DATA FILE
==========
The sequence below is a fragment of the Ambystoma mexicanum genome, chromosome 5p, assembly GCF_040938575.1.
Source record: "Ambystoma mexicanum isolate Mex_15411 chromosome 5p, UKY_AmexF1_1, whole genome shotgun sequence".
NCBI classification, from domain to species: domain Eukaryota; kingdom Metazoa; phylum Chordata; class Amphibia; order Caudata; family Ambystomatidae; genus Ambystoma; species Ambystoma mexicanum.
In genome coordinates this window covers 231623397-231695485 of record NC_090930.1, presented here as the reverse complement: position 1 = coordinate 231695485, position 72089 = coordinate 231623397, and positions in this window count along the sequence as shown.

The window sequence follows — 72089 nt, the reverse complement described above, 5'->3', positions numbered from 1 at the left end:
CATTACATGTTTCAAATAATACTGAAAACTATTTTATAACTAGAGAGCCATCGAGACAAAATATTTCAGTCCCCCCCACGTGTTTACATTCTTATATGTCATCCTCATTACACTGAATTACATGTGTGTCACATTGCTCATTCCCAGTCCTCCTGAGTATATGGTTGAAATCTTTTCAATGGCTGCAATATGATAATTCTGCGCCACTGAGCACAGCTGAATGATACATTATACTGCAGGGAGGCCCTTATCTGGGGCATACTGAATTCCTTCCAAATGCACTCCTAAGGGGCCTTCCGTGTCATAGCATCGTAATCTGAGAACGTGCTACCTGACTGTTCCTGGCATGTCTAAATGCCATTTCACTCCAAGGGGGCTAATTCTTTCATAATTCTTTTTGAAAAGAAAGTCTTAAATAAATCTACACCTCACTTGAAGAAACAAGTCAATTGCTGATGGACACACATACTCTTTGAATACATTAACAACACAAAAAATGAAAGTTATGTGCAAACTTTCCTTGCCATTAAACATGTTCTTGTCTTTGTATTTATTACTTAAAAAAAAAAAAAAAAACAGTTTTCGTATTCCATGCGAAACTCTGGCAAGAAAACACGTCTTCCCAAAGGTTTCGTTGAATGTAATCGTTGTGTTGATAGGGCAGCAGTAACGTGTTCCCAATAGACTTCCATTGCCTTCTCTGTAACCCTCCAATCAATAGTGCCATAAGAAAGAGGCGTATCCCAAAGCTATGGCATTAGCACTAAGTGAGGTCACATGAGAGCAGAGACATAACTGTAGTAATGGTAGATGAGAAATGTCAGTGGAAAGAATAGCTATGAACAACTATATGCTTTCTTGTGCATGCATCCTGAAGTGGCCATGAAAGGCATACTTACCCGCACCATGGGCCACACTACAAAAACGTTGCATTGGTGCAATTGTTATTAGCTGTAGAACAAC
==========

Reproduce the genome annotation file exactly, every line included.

The sequence below is a fragment of the Ambystoma mexicanum genome, chromosome 5p, assembly GCF_040938575.1.
Source record: "Ambystoma mexicanum isolate Mex_15411 chromosome 5p, UKY_AmexF1_1, whole genome shotgun sequence".
NCBI classification, from domain to species: domain Eukaryota; kingdom Metazoa; phylum Chordata; class Amphibia; order Caudata; family Ambystomatidae; genus Ambystoma; species Ambystoma mexicanum.
In genome coordinates this window covers 231623397-231695485 of record NC_090930.1, presented here as the reverse complement: position 1 = coordinate 231695485, position 72089 = coordinate 231623397, and positions in this window count along the sequence as shown.

The window sequence follows — 72089 nt, the reverse complement described above, 5'->3', positions numbered from 1 at the left end:
CATTACATGTTTCAAATAATACTGAAAACTATTTTATAACTAGAGAGCCATCGAGACAAAATATTTCAGTCCCCCCCACGTGTTTACATTCTTATATGTCATCCTCATTACACTGAATTACATGTGTGTCACATTGCTCATTCCCAGTCCTCCTGAGTATATGGTTGAAATCTTTTCAATGGCTGCAATATGATAATTCTGCGCCACTGAGCACAGCTGAATGATACATTATACTGCAGGGAGGCCCTTATCTGGGGCATACTGAATTCCTTCCAAATGCACTCCTAAGGGGCCTTCCGTGTCATAGCATCGTAATCTGAGAACGTGCTACCTGACTGTTCCTGGCATGTCTAAATGCCATTTCACTCCAAGGGGGCTAATTCTTTCATAATTCTTTTTGAAAAGAAAGTCTTAAATAAATCTACACCTCACTTGAAGAAACAAGTCAATTGCTGATGGACACACATACTCTTTGAATACATTAACAACACAAAAAATGAAAGTTATGTGCAAACTTTCCTTGCCATTAAACATGTTCTTGTCTTTGTATTTATTACTTAAAAAAAAAAAAAAAAACAGTTTTCGTATTCCATGCGAAACTCTGGCAAGAAAACACGTCTTCCCAAAGGTTTCGTTGAATGTAATCGTTGTGTTGATAGGGCAGCAGTAACGTGTTCCCAATAGACTTCCATTGCCTTCTCTGTAACCCTCCAATCAATAGTGCCATAAGAAAGAGGCGTATCCCAAAGCTATGGCATTAGCACTAAGTGAGGTCACATGAGAGCAGAGACATAACTGTAGTAATGGTAGATGAGAAATGTCAGTGGAAAGAATAGCTATGAACAACTATATGCTTTCTTGTGCATGCATCCTGAAGTGGCCATGAAAGGCATACTTACCCGCACCATGGGCCACACTACAAAAACGTTGCATTGGTGCAATTGTTATTAGCTGTAGAACAAC